A Tale of the Supreme Court's Two S(o)uters Retired Major-General Tames the Court's Torrent of Paperwork, Facilitates Petition Filing, Coaches Lawyers, and Ribs Justices

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BEFORE it gets to Souter, a case in the United States Supreme Court goes to Suter.

The nine justices of the Supreme Court, including Associate Justice David Souter, ultimately decide if the court will hear a case. But before any petition, brief, or other filing reaches the justices, it must pass muster with William Suter, the clerk of America's highest court.

"Pass muster" is used advisedly, for Mr. Suter is a former major-general in the Army Judge Advocate General (JAG) corps. While he is genial and outgoing, Suter has the commitment to discipline and standards, and the adherence to procedure of a man who served in the military for 28 years until his retirement in 1991.

Suter and his staff of 30, including four lawyers, are sticklers when it comes to enforcing the Supreme Court's paperwork rules. But that's not because they are bureaucrats, he insists. Systemization is the only way the clerk's office can efficiently process more than 7,000 appeals from decisions in the lower federal courts and state supreme courts that the high court receives each year, Suter says. Right down to captions

"Our rules are very strict, even down to things like captions," Suter acknowledges. "But they're that way for a good reason - they facilitate the court's handling of all the documents."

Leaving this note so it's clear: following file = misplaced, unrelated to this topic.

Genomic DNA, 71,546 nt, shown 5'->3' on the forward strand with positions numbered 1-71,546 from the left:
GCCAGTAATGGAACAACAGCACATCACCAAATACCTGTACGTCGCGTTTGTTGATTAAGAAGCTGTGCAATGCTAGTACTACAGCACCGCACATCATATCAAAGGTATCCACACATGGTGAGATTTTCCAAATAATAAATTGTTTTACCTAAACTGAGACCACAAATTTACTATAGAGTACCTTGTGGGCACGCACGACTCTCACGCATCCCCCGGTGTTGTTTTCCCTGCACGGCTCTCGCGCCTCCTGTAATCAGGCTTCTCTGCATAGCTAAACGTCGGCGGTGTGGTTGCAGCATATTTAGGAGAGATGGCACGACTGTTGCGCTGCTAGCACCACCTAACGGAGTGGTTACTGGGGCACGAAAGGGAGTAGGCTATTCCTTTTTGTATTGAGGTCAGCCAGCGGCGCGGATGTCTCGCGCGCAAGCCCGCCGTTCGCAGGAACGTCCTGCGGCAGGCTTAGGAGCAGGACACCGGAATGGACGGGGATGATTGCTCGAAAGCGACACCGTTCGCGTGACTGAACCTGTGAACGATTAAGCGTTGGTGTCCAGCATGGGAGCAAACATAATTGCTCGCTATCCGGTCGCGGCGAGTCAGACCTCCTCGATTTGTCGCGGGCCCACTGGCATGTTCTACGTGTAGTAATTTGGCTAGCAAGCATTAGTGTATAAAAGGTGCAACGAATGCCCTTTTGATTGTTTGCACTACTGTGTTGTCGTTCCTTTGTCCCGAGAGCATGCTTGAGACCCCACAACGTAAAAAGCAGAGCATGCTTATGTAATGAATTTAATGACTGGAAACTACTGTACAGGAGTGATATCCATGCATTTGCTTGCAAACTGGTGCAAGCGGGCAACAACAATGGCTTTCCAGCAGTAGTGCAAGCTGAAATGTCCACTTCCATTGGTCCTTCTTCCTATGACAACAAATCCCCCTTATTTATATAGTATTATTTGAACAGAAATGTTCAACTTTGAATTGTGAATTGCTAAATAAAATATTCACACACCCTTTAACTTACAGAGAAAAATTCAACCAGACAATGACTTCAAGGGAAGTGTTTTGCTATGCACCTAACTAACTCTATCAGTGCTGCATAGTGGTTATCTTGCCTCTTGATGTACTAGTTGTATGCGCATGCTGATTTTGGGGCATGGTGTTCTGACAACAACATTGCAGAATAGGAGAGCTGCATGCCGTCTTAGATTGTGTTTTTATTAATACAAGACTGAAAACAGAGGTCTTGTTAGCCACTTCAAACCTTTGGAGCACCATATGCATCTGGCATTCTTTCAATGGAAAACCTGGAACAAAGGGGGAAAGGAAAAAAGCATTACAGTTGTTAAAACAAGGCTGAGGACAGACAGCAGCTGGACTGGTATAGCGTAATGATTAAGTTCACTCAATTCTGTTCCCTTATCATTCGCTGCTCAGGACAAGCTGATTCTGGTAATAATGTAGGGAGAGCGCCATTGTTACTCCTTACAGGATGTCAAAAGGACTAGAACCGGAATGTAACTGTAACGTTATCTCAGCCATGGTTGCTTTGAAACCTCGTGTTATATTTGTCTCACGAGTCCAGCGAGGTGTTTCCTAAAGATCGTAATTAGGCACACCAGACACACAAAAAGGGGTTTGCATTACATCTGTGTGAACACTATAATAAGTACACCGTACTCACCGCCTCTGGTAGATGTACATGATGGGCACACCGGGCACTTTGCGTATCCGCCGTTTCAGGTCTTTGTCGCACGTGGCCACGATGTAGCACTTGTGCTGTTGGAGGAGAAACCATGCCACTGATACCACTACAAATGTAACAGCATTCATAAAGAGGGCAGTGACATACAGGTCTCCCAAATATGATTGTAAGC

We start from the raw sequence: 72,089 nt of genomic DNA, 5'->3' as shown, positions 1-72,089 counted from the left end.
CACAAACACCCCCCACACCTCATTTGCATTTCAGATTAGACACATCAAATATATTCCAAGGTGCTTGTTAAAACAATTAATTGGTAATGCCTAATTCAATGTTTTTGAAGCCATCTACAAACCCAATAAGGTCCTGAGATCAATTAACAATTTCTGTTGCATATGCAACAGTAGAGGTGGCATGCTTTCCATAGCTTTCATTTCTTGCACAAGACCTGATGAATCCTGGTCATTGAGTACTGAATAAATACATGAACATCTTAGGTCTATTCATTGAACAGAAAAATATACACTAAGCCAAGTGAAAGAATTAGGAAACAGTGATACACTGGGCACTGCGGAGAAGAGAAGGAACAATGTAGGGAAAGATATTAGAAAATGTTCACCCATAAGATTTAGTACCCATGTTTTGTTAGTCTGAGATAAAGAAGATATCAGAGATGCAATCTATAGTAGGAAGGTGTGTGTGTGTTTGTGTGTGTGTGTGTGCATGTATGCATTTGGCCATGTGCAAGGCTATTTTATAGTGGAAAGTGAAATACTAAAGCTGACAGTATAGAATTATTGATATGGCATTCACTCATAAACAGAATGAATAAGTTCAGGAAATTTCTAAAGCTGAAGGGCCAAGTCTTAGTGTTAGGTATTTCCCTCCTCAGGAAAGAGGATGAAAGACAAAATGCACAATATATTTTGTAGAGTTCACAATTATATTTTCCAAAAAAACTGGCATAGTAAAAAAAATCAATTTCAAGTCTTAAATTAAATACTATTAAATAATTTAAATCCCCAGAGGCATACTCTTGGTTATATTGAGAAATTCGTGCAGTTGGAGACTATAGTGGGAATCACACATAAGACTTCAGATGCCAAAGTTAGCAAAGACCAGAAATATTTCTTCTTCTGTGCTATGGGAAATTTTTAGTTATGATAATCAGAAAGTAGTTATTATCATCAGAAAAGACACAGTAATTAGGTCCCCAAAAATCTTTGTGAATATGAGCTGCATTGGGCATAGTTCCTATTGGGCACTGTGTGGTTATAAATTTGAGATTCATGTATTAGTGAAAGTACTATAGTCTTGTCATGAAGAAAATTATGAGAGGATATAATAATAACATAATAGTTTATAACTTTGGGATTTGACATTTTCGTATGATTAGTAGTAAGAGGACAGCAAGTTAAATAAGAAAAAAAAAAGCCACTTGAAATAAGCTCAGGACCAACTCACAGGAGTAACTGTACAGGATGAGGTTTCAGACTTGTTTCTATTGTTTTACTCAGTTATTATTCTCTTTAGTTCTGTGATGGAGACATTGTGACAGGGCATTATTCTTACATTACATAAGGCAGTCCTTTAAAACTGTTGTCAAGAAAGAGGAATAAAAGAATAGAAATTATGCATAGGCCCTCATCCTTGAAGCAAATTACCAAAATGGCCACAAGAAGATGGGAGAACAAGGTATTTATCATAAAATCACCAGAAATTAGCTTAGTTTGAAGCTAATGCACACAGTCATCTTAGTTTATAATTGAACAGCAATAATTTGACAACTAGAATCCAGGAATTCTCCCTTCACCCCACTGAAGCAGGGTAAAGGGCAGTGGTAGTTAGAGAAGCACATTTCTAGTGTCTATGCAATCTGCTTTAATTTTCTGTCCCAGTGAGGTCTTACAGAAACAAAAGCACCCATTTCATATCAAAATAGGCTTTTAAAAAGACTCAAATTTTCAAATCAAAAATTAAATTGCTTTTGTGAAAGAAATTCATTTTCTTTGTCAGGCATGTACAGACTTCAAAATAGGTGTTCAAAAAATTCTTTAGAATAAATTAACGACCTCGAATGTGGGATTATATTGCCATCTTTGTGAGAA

"It's in litigants' best interest to get their petitions filed properly, so they can get action taken on their case as soon as possible," he adds.

While the clerk's staff adheres to every jot and tittle of the rules, "we are very service-oriented in helping attorneys" comply with the requirements, Suter says. Members of the staff take dozens of phone calls each day about the rules. And when the office returns a nonconforming petition for more work, it preserves the original filing date.

The clerk is one of four statutory officers who manage the operations of the Supreme Court. The others are the marshal, who is responsible for maintenance and security (he has an 80-member police force); the court librarian; and the reporter of decisions.

Although the clerk's job is primarily administrative, Suter, an experienced litigator, says, "I would not want to have this job and not be a lawyer. You understand the rules of practice and procedure better as a lawyer, and you need to know something about the rules of the lower courts. It's a specialized field, but it requires a lawyer to do it. …